'Vacation guilt' costs workers $66.4 billion in lost benefits
- Workers forfeited more than 200 million vacation days in 2016— and this year is on track to be more of the same.
- Here's how to claim that heard-earned PTO before it's too late.
While many workers are eagerly anticipating their winter vacations, just as many have nothing on their calendars but work.
In fact, employees in the U.S. leave much of their paid time off unused, according to a report by jobs and recruitment website Glassdoor. It found American workers on average use only 54 percent of their eligible vacation time.
Of those employees who get paid time off, more than 90 percent have taken at least some of those days over the last 12 months, Glassdoor said. Yet only 23 percent took all of the time they were entitled to — and nearly 10 percent took no paid time off at all. The job site polled more than 2,000 adults in March and April.
The 206 million vacation days that could not be rolled over, banked or paid out last year added up to about $66.4 billion in lost benefits. For the average worker, that comes out to $604, according to a separate report by Project: Time Off, which is sponsored by the U.S. Travel Association.
Katie Denis, the group's lead researcher, projects it will be more of the same for 2017.
"The reality of the calendar starts to become much more pressing when you get to the last quarter," Denis said.
"[But] when you think about what people are giving up, it's significant," she said. "You are essentially working as a volunteer — that's not good for the broader economy, or for individuals, either."
Those forfeited days aren't the only sign of workers' vacation guilt.
When they do get away, Americans are often taking shorter trips, according to a study for Europ Assistance, a travel insurance network. The average vacation was just 1.4 weeks in 2017, down from 1.6 weeks a year earlier, Europ Assistance said.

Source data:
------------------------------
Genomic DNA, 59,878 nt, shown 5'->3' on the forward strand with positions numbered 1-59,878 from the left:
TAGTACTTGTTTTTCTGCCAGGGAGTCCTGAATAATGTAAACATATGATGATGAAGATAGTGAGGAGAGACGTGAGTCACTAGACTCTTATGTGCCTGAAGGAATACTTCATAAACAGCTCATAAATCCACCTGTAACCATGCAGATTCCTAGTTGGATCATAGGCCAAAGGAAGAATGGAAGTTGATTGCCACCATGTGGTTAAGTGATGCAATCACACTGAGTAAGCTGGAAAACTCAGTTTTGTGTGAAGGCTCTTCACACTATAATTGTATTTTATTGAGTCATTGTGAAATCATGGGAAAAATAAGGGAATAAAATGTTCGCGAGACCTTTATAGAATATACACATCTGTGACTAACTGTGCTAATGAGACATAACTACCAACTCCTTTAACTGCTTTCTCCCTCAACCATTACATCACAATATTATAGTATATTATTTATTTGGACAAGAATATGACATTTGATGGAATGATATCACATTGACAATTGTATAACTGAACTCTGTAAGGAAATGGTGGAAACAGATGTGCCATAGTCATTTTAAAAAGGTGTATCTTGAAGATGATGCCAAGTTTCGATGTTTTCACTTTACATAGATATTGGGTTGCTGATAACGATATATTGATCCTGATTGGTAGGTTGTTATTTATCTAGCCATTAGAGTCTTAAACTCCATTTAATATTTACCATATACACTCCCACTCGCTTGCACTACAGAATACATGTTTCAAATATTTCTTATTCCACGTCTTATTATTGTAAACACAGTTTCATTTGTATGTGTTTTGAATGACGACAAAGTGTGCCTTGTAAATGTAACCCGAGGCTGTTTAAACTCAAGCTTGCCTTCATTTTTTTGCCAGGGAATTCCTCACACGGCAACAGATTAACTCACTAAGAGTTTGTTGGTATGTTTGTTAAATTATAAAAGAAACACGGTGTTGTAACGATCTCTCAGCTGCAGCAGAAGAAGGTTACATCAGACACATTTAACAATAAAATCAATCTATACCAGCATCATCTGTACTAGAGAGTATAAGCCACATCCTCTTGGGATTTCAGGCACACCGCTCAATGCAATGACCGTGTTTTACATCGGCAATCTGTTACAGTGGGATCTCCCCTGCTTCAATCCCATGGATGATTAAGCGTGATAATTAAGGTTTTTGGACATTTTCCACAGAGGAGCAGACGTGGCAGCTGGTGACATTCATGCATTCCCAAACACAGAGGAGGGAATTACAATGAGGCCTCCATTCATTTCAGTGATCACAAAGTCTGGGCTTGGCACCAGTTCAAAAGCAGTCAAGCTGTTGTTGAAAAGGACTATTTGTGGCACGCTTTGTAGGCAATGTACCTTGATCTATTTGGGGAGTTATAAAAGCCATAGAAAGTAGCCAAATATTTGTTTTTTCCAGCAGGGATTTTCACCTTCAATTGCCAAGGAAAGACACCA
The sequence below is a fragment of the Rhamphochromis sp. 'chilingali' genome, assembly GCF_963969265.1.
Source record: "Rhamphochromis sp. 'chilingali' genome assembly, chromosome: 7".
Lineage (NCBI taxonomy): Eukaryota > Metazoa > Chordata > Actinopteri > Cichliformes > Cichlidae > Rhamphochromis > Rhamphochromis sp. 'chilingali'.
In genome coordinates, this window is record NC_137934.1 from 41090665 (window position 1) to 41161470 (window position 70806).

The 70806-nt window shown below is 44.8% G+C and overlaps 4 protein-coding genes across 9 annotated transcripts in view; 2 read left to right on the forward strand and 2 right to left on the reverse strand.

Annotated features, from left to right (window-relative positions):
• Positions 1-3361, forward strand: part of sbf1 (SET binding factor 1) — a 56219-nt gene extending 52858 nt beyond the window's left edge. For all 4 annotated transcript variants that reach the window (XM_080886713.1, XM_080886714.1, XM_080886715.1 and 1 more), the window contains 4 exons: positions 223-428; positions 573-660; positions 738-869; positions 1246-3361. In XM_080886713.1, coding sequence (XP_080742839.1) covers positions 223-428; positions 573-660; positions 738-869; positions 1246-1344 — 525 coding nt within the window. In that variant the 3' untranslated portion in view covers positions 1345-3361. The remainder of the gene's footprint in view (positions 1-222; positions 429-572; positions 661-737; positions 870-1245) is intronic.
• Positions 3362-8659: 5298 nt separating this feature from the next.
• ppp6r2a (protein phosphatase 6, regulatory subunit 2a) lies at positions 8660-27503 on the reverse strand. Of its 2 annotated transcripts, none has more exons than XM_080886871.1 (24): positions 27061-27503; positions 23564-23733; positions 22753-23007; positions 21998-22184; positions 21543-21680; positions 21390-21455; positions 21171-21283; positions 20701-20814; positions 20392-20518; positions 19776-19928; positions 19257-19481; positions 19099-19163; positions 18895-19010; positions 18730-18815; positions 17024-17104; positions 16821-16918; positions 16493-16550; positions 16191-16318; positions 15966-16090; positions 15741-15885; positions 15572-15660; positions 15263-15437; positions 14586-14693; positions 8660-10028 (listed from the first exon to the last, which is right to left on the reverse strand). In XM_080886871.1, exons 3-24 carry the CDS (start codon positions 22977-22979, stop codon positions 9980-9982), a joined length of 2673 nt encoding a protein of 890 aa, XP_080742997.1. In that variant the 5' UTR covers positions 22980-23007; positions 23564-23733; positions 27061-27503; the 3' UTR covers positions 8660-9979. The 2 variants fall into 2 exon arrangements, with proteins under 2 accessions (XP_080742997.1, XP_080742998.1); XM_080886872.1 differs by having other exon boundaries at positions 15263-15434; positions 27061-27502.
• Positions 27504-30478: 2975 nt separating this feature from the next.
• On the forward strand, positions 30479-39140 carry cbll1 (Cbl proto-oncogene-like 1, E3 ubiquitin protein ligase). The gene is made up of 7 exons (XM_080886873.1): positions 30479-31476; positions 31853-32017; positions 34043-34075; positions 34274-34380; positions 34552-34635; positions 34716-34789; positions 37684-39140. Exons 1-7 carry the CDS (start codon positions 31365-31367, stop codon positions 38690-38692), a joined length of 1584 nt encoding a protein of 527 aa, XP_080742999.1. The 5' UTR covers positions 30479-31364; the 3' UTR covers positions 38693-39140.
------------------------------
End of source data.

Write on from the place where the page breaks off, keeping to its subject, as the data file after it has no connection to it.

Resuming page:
Plus, fewer employees who travel say they can completely "check out" while they are out of the office – 54 percent said so in 2017, from 63 percent in 2014, according to Glassdoor. Two-thirds of those taking time off report doing at least some work while they are away.
"The U.S. has a culture of guilt about taking enough vacation, and it's American workers who miss out as a result," said Jessica Bisesto, a senior editor at the travel site TravelPirates.com.
Bisesto offers these tips to make the most of your vacation days before it's too late:
Travel over the holiday weekends. This year, both Christmas and New Year's Day are on Mondays, which is ideal for a long-weekend excursion. Leave on Friday night and return on Wednesday to make the most of the holiday.
Take short trips. Get just far enough out of town to see or do something new and different. There are many fantastic destinations across the country that could be just a few hours' drive from your home base.
Know what's happening at work. Taking advantage of the slow period at the office over Christmas means that you won't have to worry about a hefty workload accumulating in your absence and you'll feel less stress when you return to your desk.
If you just can't swing a last-minute getaway, ask human resources for details of the company paid time off policy. You may be able to roll over at least some of those unused days to 2018, or cash them out.
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